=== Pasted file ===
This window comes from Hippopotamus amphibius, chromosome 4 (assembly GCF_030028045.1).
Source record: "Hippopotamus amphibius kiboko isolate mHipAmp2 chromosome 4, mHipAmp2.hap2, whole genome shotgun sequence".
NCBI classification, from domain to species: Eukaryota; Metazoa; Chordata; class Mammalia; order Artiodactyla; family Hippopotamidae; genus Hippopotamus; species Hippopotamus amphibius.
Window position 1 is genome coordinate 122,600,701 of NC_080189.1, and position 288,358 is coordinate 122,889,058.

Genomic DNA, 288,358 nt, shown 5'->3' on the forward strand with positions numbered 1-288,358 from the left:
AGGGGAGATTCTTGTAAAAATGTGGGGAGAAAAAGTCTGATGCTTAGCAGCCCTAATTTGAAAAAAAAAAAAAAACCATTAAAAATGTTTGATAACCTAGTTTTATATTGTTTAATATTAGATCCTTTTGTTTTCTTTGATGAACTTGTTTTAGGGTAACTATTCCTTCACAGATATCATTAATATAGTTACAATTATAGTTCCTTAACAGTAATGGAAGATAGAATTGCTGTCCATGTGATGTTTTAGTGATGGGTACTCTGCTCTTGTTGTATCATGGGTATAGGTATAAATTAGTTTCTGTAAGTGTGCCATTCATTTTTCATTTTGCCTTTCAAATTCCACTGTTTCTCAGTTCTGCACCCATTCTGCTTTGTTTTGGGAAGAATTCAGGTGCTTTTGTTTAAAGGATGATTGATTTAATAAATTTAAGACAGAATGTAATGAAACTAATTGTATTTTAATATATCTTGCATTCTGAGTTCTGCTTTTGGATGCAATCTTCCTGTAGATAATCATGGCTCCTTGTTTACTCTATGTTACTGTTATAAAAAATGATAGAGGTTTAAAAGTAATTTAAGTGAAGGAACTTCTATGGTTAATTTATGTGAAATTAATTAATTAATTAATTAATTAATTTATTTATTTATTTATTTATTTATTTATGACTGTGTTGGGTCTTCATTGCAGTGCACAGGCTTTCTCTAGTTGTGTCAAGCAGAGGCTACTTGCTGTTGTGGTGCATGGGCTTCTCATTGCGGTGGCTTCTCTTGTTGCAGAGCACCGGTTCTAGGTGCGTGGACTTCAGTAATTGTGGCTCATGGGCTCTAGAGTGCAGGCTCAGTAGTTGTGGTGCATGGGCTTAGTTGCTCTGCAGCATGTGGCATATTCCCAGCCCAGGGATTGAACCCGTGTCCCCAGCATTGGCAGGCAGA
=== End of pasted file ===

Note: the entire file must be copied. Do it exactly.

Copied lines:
This window comes from Hippopotamus amphibius, chromosome 4 (assembly GCF_030028045.1).
Source record: "Hippopotamus amphibius kiboko isolate mHipAmp2 chromosome 4, mHipAmp2.hap2, whole genome shotgun sequence".
NCBI classification, from domain to species: Eukaryota; Metazoa; Chordata; class Mammalia; order Artiodactyla; family Hippopotamidae; genus Hippopotamus; species Hippopotamus amphibius.
Window position 1 is genome coordinate 122,600,701 of NC_080189.1, and position 288,358 is coordinate 122,889,058.

Genomic DNA, 288,358 nt, shown 5'->3' on the forward strand with positions numbered 1-288,358 from the left:
AGGGGAGATTCTTGTAAAAATGTGGGGAGAAAAAGTCTGATGCTTAGCAGCCCTAATTTGAAAAAAAAAAAAAAACCATTAAAAATGTTTGATAACCTAGTTTTATATTGTTTAATATTAGATCCTTTTGTTTTCTTTGATGAACTTGTTTTAGGGTAACTATTCCTTCACAGATATCATTAATATAGTTACAATTATAGTTCCTTAACAGTAATGGAAGATAGAATTGCTGTCCATGTGATGTTTTAGTGATGGGTACTCTGCTCTTGTTGTATCATGGGTATAGGTATAAATTAGTTTCTGTAAGTGTGCCATTCATTTTTCATTTTGCCTTTCAAATTCCACTGTTTCTCAGTTCTGCACCCATTCTGCTTTGTTTTGGGAAGAATTCAGGTGCTTTTGTTTAAAGGATGATTGATTTAATAAATTTAAGACAGAATGTAATGAAACTAATTGTATTTTAATATATCTTGCATTCTGAGTTCTGCTTTTGGATGCAATCTTCCTGTAGATAATCATGGCTCCTTGTTTACTCTATGTTACTGTTATAAAAAATGATAGAGGTTTAAAAGTAATTTAAGTGAAGGAACTTCTATGGTTAATTTATGTGAAATTAATTAATTAATTAATTAATTAATTTATTTATTTATTTATTTATTTATTTATGACTGTGTTGGGTCTTCATTGCAGTGCACAGGCTTTCTCTAGTTGTGTCAAGCAGAGGCTACTTGCTGTTGTGGTGCATGGGCTTCTCATTGCGGTGGCTTCTCTTGTTGCAGAGCACCGGTTCTAGGTGCGTGGACTTCAGTAATTGTGGCTCATGGGCTCTAGAGTGCAGGCTCAGTAGTTGTGGTGCATGGGCTTAGTTGCTCTGCAGCATGTGGCATATTCCCAGCCCAGGGATTGAACCCGTGTCCCCAGCATTGGCAGGCAGA